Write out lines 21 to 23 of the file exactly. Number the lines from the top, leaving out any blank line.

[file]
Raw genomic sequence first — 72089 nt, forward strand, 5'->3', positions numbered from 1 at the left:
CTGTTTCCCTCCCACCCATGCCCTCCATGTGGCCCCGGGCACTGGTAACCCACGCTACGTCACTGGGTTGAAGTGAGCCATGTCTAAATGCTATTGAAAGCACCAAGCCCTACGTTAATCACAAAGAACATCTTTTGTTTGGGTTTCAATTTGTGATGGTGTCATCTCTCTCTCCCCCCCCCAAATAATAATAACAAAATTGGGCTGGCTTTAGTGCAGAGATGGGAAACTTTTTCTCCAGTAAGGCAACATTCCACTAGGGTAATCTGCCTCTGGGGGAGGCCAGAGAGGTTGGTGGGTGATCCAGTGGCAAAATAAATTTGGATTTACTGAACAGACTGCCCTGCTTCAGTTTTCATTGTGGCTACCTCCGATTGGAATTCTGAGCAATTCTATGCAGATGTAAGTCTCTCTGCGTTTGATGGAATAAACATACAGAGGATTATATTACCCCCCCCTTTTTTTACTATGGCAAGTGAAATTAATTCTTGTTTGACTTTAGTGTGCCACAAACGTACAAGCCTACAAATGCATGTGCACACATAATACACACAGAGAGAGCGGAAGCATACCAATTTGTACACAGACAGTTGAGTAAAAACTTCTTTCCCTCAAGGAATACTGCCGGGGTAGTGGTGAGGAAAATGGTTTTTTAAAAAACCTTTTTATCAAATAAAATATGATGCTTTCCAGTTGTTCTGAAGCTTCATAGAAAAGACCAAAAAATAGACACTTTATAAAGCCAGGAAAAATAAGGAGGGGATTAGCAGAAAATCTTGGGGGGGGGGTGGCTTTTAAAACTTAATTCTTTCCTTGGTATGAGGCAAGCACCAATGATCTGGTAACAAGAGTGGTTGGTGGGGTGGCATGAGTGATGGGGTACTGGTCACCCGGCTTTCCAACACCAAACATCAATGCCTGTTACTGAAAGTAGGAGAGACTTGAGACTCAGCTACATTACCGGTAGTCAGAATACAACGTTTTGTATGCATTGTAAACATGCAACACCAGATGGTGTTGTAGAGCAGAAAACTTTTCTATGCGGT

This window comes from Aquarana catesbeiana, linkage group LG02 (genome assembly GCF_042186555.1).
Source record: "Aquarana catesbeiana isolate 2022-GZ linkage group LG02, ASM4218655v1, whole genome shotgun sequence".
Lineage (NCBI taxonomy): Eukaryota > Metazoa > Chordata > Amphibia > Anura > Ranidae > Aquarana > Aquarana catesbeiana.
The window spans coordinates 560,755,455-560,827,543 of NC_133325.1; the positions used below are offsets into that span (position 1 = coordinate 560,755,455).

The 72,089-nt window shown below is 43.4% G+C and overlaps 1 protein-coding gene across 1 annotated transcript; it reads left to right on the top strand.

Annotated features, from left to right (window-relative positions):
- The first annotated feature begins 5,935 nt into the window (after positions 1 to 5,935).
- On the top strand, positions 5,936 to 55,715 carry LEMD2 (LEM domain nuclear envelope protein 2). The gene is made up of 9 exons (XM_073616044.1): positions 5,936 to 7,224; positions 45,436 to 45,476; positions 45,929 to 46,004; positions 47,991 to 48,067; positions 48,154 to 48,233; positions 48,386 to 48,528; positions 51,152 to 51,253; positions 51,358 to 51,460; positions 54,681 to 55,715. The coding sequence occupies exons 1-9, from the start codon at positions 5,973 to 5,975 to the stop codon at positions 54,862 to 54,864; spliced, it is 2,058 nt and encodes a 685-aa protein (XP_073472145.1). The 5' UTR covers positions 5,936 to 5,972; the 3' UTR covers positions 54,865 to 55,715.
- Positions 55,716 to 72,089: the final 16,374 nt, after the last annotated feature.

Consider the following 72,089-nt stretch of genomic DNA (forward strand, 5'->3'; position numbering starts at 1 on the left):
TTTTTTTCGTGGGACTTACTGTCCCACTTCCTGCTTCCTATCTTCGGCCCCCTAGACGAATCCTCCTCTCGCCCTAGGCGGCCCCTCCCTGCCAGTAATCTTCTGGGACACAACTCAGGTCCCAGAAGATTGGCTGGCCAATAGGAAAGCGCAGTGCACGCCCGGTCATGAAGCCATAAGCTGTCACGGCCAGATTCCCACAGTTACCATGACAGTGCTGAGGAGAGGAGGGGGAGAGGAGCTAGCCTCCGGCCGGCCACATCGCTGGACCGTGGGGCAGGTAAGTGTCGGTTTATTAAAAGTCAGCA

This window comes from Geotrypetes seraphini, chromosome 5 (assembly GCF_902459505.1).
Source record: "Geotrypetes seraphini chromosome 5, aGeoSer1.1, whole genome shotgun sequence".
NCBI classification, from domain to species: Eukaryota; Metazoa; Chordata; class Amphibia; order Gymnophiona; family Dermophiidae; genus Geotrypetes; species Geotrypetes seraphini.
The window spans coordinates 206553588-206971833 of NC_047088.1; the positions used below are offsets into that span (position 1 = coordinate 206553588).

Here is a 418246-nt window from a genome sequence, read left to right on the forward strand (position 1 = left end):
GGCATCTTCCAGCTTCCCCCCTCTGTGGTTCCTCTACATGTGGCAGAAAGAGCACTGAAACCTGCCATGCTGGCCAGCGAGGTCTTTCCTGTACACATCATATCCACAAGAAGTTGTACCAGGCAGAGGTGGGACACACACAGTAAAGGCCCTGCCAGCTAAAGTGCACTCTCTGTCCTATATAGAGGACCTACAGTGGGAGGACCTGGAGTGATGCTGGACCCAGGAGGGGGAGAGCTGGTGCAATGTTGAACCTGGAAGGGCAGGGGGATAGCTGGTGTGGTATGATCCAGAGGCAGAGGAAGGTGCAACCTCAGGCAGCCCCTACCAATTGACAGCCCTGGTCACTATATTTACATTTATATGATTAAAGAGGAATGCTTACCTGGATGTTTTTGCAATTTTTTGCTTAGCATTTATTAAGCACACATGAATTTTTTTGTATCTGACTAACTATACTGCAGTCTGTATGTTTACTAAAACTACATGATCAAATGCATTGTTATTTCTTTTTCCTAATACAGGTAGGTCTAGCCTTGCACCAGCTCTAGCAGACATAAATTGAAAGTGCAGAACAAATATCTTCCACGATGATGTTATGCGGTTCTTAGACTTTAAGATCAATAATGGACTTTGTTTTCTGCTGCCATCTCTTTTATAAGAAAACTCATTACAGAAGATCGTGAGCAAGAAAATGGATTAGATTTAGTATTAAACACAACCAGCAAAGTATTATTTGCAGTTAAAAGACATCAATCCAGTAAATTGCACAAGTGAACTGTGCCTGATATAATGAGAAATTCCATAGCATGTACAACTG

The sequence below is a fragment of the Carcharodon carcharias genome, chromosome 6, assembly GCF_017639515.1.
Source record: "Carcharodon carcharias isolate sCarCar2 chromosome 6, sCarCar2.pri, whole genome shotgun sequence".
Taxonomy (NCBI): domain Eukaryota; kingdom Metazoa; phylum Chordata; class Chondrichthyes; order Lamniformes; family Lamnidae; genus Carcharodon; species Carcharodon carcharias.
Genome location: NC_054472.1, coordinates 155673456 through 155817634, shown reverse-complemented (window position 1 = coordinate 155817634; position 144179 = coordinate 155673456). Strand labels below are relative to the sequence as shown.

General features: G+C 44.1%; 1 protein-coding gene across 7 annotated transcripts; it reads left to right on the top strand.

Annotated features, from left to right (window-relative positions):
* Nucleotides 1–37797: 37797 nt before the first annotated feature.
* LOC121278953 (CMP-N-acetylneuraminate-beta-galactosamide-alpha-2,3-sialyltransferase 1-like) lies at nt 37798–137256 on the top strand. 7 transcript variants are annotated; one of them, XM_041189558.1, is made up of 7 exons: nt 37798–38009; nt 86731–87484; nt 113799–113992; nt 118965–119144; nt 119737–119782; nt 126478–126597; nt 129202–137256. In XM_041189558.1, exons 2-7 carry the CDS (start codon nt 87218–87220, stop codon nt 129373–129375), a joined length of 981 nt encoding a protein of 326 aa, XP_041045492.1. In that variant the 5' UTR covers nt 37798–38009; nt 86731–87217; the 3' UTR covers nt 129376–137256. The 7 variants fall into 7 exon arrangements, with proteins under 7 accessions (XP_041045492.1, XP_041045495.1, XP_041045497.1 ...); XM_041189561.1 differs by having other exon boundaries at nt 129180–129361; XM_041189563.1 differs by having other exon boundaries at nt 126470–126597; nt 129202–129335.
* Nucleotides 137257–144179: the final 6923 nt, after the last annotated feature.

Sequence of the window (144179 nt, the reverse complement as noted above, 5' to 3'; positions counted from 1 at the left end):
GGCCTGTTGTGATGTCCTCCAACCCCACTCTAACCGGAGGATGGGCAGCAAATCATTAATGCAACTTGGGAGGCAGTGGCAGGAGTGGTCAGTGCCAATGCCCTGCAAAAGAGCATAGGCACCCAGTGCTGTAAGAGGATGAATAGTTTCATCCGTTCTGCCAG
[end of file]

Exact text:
Source record: "Carcharodon carcharias isolate sCarCar2 chromosome 6, sCarCar2.pri, whole genome shotgun sequence".
Taxonomy (NCBI): domain Eukaryota; kingdom Metazoa; phylum Chordata; class Chondrichthyes; order Lamniformes; family Lamnidae; genus Carcharodon; species Carcharodon carcharias.
Genome location: NC_054472.1, coordinates 155673456 through 155817634, shown reverse-complemented (window position 1 = coordinate 155817634; position 144179 = coordinate 155673456). Strand labels below are relative to the sequence as shown.